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I think the chair was incorrect in ruling the second amendment out of order since it appears to be essentially the same as the first, but with a lower threshold. It proposed a substantially different question, presuming that 20 is a substantially different number from 22, which I assert it is.  Ask any bartender.  But it was simply a first-order amendment, not an amendment to an amendment, which may have been what  triggered the ruling by the chair.

 

I'm not certain (bookless as I am at the moment) whether the expiration of time limits on debate of a motion necessarily prevents further amendment. An order for the Previous Question would, but there may be fine points at work here.

 

Having said that, the chair had no right, without the consent of the assembly, to Limit Debate in the first place.  But if nobody raised a point of order at the time, this metaphorical snoozing was tantamount to losing their rights.  Too late to complain now.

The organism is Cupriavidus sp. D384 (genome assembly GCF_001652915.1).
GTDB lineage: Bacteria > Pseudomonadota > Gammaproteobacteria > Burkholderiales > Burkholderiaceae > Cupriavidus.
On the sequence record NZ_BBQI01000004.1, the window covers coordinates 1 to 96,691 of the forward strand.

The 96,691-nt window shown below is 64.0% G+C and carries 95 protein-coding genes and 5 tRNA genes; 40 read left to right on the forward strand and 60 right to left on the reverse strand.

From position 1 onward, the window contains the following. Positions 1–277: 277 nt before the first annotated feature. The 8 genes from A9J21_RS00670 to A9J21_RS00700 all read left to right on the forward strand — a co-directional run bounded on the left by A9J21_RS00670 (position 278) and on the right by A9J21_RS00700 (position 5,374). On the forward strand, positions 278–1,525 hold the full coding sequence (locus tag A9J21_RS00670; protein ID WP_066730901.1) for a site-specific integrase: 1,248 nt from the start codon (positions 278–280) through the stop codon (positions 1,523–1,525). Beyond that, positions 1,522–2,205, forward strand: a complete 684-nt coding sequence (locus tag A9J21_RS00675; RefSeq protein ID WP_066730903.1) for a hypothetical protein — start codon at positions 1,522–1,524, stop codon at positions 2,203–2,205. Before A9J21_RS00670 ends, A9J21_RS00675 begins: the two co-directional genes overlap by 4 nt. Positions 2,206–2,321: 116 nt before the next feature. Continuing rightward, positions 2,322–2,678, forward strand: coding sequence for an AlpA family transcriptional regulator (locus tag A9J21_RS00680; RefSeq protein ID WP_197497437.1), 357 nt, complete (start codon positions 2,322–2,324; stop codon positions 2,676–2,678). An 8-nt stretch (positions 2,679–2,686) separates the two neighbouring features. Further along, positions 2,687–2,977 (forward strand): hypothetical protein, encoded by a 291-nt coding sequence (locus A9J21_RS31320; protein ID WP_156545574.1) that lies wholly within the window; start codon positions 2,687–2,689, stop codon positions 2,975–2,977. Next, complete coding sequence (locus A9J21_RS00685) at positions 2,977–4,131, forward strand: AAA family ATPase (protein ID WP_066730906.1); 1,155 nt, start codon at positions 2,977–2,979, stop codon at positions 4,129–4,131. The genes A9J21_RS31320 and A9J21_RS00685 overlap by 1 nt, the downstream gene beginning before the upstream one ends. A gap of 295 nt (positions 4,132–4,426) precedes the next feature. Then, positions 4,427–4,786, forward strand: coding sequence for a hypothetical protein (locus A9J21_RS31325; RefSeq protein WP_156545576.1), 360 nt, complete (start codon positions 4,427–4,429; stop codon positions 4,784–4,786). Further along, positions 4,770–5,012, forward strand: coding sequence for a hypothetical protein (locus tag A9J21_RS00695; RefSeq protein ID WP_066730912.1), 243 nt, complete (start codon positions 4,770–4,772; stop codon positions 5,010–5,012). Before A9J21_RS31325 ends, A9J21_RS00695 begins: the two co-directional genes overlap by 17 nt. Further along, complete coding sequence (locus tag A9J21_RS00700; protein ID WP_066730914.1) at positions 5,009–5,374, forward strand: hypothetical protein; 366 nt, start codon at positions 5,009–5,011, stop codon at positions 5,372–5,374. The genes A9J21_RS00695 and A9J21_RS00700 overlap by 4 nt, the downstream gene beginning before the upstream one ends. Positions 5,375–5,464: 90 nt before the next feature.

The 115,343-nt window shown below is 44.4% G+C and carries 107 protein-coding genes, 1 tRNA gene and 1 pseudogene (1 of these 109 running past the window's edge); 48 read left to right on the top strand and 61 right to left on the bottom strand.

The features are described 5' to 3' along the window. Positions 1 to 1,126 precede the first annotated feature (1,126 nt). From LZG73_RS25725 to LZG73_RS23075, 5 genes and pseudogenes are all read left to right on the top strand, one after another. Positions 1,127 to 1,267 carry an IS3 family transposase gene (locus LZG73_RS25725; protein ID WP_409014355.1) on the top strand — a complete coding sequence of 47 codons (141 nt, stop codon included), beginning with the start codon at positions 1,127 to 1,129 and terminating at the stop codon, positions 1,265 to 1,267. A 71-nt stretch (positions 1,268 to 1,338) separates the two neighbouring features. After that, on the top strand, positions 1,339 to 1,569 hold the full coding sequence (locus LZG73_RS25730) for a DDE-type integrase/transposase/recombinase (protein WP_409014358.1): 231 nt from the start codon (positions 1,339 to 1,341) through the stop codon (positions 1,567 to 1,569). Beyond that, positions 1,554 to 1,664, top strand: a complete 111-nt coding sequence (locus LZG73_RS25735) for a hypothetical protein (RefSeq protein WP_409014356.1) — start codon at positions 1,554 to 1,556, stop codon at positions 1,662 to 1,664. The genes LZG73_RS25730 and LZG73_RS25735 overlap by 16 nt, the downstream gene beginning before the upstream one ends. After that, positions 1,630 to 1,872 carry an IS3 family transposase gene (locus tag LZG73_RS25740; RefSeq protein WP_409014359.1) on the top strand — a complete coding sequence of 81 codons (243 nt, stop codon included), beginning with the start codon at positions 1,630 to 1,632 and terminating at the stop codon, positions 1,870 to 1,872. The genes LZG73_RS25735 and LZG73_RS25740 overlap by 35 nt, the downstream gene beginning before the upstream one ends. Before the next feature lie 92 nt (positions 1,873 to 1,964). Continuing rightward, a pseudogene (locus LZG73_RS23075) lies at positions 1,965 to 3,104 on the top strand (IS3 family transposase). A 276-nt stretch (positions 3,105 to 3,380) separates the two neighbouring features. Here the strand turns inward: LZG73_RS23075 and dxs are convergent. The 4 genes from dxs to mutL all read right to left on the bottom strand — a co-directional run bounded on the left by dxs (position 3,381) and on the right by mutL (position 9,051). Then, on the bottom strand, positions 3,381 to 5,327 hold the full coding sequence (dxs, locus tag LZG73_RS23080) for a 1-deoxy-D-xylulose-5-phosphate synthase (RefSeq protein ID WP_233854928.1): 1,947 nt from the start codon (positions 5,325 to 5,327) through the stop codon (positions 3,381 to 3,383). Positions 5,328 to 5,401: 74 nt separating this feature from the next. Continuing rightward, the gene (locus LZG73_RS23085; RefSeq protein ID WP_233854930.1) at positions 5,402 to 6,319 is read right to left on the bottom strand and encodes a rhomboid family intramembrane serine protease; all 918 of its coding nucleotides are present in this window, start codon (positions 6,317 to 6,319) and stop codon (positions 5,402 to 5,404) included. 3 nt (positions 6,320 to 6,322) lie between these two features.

I agree, Gary.  My take on it is that the amendment which the chair ruled out of order was a first degree amendment (or primary amendment...which is the preferred term)  and should have been allowed unless something about this organization's debate rules made it out of order. 

The wording "change 22 to 20" which the member making the motion used in the motion was awkward and can make it look like a secondary amendment, but I believe it was intended as a primary amendment and the chair should have treated it as such.  If the chair was in doubt, he should have inquired as to whether the member was proposing a secondary amendment to the amendment just defeated or if he was proposing a new primary amendment. 

 

I'm not even going to comment on the strange debate rules or the chair arbitrarily imposing a "four speakers per side" rule during debate.

 

Edited to  add:  I reviewing the posts, I see that Guest Gaudias clarified in post # 9 that the amendment which was ruled out of order was not to change the quorum from 22 to 20 as he first said, but rather to change it from 30 to 20.  To me, that cinches the fact that it was a primary amendment to the pending main motion and should have been allowed.